Fannie Mae recently made some important rule changes regarding what it takes to qualify for a loan.
These changes mostly apply to what we call the “debt-to-income ratio,” or how many revolving payments show on your credit versus the payment of the house you would like to buy, and what percentage of your income that totals to. This factor is what prevents most people from qualifying for a loan.
The first change they made applies to third-party payments. In the past, if you had student loan debt, your monthly payments would be counted against your debt-to-income ratio. For example, if your payment was $500 a month, the house you could afford would be $500 a month less.
Now, if you can prove a parent or a business (such as your employer) has been paying that debt for 12 consecutive months prior, they don’t have to count that debt against you. This is a major change because a lot of people have their parents pay their debt, but it’s still counted against them.
The second change applies to how Fannie Mae calculates the payment. Previously, they calculated 1% of the total debt each month. For example, if you owed $100,000, you had to pay $1,000 a month. However, if you were in a forbearance or an income-based payment plan where—for example—you couldn’t make enough to pay $1,000 but you could make enough to pay $180, and they granted you a $180 per month payment plan, they would only use that $180 sum rather than that 1% (or $1,000 sum) to count against your debt-to-income ratio.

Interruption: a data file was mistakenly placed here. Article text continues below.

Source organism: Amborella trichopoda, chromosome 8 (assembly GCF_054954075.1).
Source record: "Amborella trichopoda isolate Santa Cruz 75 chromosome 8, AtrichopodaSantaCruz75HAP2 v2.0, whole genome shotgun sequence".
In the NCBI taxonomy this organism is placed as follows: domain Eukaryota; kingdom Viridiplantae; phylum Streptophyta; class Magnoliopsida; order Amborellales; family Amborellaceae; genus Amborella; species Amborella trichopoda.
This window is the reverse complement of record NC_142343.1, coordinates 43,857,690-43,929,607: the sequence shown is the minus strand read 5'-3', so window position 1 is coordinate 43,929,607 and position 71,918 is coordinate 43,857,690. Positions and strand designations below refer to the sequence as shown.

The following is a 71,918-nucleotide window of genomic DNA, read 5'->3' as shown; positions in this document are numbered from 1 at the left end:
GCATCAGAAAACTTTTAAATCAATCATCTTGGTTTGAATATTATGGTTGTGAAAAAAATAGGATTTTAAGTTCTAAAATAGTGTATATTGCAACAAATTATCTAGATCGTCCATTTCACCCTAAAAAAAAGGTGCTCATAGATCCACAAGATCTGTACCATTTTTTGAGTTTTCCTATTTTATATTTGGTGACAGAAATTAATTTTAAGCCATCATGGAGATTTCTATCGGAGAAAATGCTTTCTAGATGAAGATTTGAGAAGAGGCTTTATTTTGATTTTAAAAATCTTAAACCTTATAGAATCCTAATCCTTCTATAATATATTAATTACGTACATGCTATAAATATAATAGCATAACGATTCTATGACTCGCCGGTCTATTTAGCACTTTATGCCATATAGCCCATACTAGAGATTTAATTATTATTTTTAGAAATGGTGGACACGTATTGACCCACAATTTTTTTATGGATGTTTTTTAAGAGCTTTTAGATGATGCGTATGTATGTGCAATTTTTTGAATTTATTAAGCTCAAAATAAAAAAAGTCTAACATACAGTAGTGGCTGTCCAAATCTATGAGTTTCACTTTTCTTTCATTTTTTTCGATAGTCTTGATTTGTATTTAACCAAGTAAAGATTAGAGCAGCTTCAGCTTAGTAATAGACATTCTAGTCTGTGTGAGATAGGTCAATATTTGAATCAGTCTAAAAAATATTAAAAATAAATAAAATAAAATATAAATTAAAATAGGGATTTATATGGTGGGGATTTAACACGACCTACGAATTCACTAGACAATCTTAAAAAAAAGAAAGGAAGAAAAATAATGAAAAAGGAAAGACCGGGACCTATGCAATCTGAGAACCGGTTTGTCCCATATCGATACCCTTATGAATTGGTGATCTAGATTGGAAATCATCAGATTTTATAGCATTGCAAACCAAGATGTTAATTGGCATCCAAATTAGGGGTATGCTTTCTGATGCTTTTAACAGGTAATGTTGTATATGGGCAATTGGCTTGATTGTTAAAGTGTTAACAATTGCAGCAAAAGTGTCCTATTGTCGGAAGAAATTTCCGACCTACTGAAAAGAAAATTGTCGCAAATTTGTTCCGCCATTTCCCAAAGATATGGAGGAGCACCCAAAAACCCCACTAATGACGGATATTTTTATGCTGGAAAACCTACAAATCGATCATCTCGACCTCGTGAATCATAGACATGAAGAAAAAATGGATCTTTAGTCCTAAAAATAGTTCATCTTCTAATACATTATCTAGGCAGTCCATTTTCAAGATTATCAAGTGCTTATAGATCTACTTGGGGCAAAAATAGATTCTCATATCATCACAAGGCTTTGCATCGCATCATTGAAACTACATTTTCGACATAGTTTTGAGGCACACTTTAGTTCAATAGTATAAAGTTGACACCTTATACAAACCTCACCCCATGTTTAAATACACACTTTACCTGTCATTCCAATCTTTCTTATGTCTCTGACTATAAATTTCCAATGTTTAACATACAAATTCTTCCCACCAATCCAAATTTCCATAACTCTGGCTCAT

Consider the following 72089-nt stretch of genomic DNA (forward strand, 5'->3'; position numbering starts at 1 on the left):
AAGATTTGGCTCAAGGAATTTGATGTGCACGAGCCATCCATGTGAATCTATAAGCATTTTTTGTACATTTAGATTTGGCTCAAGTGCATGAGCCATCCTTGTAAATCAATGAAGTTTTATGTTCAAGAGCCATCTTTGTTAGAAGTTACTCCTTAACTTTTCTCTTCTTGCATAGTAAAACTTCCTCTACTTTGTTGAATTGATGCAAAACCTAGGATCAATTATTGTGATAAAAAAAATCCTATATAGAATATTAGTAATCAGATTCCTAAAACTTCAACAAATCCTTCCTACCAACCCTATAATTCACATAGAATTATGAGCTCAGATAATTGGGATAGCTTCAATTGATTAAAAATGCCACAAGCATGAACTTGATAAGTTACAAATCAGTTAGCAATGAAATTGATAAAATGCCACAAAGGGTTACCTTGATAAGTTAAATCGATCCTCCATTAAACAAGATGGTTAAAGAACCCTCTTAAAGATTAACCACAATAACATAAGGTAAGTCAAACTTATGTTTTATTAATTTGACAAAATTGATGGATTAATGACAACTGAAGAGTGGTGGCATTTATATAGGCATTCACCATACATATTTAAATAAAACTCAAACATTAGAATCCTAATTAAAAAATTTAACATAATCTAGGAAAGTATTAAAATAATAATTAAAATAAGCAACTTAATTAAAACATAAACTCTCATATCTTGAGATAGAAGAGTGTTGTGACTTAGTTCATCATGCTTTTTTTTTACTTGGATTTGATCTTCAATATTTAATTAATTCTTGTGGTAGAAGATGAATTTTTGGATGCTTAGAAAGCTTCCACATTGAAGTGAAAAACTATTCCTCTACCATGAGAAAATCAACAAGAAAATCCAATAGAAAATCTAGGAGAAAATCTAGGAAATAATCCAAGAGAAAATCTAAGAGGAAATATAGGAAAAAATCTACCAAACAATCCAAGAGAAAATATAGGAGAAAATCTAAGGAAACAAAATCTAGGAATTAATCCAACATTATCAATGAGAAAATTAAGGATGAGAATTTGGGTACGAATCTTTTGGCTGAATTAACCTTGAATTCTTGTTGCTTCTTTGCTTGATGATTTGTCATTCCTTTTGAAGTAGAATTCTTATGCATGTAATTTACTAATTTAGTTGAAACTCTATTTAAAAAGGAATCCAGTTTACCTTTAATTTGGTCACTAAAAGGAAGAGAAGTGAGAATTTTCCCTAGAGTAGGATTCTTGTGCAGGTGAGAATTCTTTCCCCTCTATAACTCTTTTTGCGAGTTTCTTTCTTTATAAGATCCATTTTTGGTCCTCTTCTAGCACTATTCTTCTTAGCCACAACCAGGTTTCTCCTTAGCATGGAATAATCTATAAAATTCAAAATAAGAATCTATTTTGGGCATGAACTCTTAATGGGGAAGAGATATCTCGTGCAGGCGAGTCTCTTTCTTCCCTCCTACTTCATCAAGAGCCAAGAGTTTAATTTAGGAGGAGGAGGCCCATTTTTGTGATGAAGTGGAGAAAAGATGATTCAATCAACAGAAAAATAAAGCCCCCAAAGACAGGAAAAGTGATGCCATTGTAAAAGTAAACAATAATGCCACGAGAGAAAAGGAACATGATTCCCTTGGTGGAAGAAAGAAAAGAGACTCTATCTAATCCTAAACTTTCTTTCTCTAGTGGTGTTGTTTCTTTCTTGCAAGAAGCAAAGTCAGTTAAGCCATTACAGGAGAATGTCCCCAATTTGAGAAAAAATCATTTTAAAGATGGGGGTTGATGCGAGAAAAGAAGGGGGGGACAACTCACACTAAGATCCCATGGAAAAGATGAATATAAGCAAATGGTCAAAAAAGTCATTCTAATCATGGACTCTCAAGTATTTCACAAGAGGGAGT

The third change applies to refinancing process. This is for homeowners who have student loan debt or have children who have student loan debt and they want to refinance their house with a Fannie Mae loan and use the equity to pay off that debt.
Refinancing only makes sense if your student loan interest rate and mortgage rate follow a certain ratio. If your student loan interest rate is 8% and the new mortgage rates are 4%, for instance, refinancing would make sense. If your student loan interest rate is 2% and the new mortgage rates are 4%, though, it wouldn’t make sense.
Fannie Mae previously charged a quarter point fee to be able to do this, but now they’ve waived that fee, thereby encouraging homeowners to pull that debt out of the student loan area to put it into their home.
If you have any questions about these changes or you have student loan debt and that is the reason you didn’t qualify for a loan, please don’t hesitate to reach out to me. I’d be happy to help you.